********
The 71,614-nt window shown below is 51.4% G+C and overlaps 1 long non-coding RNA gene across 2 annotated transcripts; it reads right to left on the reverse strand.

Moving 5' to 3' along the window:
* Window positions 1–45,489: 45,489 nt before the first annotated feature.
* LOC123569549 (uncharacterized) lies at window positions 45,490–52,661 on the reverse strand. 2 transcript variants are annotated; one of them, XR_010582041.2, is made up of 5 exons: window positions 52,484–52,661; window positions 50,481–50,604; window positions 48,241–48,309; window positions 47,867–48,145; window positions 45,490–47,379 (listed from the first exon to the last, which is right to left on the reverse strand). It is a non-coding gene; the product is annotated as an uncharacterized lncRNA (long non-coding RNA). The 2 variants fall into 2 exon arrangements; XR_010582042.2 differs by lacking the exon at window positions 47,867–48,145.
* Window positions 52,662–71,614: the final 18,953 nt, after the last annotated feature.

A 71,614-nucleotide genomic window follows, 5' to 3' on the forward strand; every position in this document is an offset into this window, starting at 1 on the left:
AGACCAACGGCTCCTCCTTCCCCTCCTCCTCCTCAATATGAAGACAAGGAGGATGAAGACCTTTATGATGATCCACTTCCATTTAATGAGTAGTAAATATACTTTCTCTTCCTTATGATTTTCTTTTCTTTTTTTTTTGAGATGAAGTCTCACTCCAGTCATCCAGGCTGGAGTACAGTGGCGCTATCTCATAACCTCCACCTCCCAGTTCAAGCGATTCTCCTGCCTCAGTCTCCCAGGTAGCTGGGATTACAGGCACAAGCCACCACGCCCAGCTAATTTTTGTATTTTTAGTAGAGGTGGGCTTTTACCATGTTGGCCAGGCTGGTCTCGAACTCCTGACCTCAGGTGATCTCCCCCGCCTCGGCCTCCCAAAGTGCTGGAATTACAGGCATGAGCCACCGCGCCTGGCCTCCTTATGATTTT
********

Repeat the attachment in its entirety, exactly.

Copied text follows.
The 71,614-nt window shown below is 51.4% G+C and overlaps 1 long non-coding RNA gene across 2 annotated transcripts; it reads right to left on the reverse strand.

Moving 5' to 3' along the window:
* Window positions 1–45,489: 45,489 nt before the first annotated feature.
* LOC123569549 (uncharacterized) lies at window positions 45,490–52,661 on the reverse strand. 2 transcript variants are annotated; one of them, XR_010582041.2, is made up of 5 exons: window positions 52,484–52,661; window positions 50,481–50,604; window positions 48,241–48,309; window positions 47,867–48,145; window positions 45,490–47,379 (listed from the first exon to the last, which is right to left on the reverse strand). It is a non-coding gene; the product is annotated as an uncharacterized lncRNA (long non-coding RNA). The 2 variants fall into 2 exon arrangements; XR_010582042.2 differs by lacking the exon at window positions 47,867–48,145.
* Window positions 52,662–71,614: the final 18,953 nt, after the last annotated feature.

A 71,614-nucleotide genomic window follows, 5' to 3' on the forward strand; every position in this document is an offset into this window, starting at 1 on the left:
AGACCAACGGCTCCTCCTTCCCCTCCTCCTCCTCAATATGAAGACAAGGAGGATGAAGACCTTTATGATGATCCACTTCCATTTAATGAGTAGTAAATATACTTTCTCTTCCTTATGATTTTCTTTTCTTTTTTTTTTGAGATGAAGTCTCACTCCAGTCATCCAGGCTGGAGTACAGTGGCGCTATCTCATAACCTCCACCTCCCAGTTCAAGCGATTCTCCTGCCTCAGTCTCCCAGGTAGCTGGGATTACAGGCACAAGCCACCACGCCCAGCTAATTTTTGTATTTTTAGTAGAGGTGGGCTTTTACCATGTTGGCCAGGCTGGTCTCGAACTCCTGACCTCAGGTGATCTCCCCCGCCTCGGCCTCCCAAAGTGCTGGAATTACAGGCATGAGCCACCGCGCCTGGCCTCCTTATGATTTT